The Design Process
Jeffrey Sachs was a guest on the NPR “Science Friday” last week where he continued the conversation on how he believes we can eliminate poverty around the world. He focused on how advances in technology will help us deal with economic growth and pollution. Sachs spoke about how we use research and design to come up with programs to deal with problems at around the world. He shared his process for designing solutions to problems that he termed “RDDD” that reminded me of the design work instructional technologists do.
On a side note, a terrific book that reviews studies of efforts to go into communities around the world to bring about change by groups like the Peace Corps, UN agencies, etc. is Diffusion of Innovations by Everett Rogers. It was a textbook in one of my graduate courses that consistently reminds the reader just how difficult it is to bring about change and have it diffuse through a community.
As an instructional technologist working with teachers to design curriculum, I follow a model similar to Sachs’ that starts with Understanding. I work to understand the teacher and students’ needs and the specific learning outcomes the teacher is aiming for. The next step after gathering the needs information which sometimes includes observation and working with the students by teaching the Information and Communication Literacy (ICL) curriculum, is to Analyze the information from an instructional and assessment viewpoint. Research comes into play by seeing what other teachers did with the lesson in the past and by checking my Web resources to see how lessons posted there could be helpful in designing this one. I then Develop the lesson with the teacher or adapt what he/she already has in place. The lesson is then Implemented by the teacher or we team teach it if ICL skills are involved and the teacher wants the support. We then Evaluate and Refine the lesson for future use. I remember this process, Understand-Analyze-Research-Develop-Implement-Evaluate-Refine (UARDIER), by appreciating my teaching partner with the phrase “You are dear!”.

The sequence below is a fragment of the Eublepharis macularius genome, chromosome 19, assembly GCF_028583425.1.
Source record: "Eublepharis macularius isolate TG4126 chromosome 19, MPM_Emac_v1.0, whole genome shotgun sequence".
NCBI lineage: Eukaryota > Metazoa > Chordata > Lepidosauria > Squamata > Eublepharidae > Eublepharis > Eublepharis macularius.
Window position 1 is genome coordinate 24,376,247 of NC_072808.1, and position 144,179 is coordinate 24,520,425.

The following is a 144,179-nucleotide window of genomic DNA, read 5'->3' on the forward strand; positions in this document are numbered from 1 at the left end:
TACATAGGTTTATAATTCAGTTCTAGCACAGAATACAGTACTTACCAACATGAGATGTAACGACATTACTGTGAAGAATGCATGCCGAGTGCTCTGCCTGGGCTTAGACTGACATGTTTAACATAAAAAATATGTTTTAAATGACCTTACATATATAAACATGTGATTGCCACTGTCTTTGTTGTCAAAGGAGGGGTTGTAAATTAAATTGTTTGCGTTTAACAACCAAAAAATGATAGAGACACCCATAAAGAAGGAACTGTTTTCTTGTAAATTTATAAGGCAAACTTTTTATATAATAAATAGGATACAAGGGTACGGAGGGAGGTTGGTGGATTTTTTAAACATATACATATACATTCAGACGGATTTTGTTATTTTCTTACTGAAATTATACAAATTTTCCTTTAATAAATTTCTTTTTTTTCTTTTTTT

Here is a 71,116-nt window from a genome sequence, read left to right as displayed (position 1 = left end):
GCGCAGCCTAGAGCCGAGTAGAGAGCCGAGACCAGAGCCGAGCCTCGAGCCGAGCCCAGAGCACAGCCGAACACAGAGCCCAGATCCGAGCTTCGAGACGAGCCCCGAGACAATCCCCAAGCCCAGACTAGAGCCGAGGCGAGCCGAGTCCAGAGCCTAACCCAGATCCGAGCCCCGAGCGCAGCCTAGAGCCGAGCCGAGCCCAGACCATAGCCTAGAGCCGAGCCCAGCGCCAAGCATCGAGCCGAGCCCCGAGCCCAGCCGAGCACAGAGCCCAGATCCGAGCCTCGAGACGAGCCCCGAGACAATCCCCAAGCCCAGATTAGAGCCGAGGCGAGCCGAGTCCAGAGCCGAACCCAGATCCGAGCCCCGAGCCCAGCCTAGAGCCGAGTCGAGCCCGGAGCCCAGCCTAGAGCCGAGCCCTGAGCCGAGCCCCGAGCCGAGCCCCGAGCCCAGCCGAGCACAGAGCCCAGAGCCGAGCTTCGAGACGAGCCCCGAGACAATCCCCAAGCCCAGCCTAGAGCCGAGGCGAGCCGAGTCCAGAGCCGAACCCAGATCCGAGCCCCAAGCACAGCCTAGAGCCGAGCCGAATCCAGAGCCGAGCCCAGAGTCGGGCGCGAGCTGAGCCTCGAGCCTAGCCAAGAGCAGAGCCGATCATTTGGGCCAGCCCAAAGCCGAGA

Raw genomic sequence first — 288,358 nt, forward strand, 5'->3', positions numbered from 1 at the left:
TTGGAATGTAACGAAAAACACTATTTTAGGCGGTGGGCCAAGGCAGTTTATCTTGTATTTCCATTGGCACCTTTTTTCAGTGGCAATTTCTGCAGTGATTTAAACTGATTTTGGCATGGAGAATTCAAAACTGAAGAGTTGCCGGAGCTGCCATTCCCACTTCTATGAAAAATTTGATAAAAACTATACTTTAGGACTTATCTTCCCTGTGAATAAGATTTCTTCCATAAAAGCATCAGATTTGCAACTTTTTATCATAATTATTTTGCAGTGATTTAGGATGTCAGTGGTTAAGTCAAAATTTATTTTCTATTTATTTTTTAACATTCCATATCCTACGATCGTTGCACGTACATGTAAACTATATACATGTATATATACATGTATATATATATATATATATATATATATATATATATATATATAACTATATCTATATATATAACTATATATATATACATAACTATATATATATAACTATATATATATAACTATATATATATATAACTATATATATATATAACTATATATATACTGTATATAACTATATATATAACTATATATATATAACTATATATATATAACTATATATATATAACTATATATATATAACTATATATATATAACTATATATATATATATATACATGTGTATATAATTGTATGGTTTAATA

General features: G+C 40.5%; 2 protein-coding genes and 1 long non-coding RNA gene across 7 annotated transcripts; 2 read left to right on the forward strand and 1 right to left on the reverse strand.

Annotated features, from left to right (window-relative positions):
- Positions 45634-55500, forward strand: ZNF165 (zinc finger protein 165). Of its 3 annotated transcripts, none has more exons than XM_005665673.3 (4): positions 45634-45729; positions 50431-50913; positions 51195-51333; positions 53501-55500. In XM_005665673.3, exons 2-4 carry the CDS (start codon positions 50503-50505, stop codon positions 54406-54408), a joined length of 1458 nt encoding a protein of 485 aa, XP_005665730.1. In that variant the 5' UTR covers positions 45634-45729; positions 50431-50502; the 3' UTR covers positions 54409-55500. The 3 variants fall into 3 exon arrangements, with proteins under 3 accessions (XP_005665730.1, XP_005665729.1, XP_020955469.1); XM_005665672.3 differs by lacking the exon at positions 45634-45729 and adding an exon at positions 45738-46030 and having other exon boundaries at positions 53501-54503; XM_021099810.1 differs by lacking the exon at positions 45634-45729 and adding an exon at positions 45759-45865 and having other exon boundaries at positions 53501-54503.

Sach’s model, Research-Develop-Demonstrate-Diffusion (RDDD), adds the final “D” for Diffusion which is what also happens when classroom lessons are designed where the assessment data shows real student learning taking place. Word gets out to fellow teachers and the instructional and assessment strategies spread from one classroom to another.
Looking at the bigger picture of planning professional development programs, the key word is plan. This means getting instructional leaders on the PD development team who know how to design programs that originate from the needs of the teachers and students. As I have posted before, PD that really works happens consistently week after week one on one and in small collaborate grade level or departmenta teams once a learning community is created. One shot quarterly PD days, non-differentiated for all the teachers at once usually involving just direct instruction, can at times even do more harm than good especially when it comes to learning technology skills. Throwing various software and Web 2.0 tools scattershot at a weary group of teachers on a Friday afternoon can lead to their feeling confused and inadequate which can move into frustration and potentially to anger.
Adult learners need to bring new learning into the context of their experiences while having the time to practice the new skills to gain comfort and to see if they have practical value. Dr. Sach’s model starts with “Research” which means connecting to the users and getting to know what their needs are. While Dr. Sach’s acronym might be shorter than the one I follow, I think our two models have a lot in common.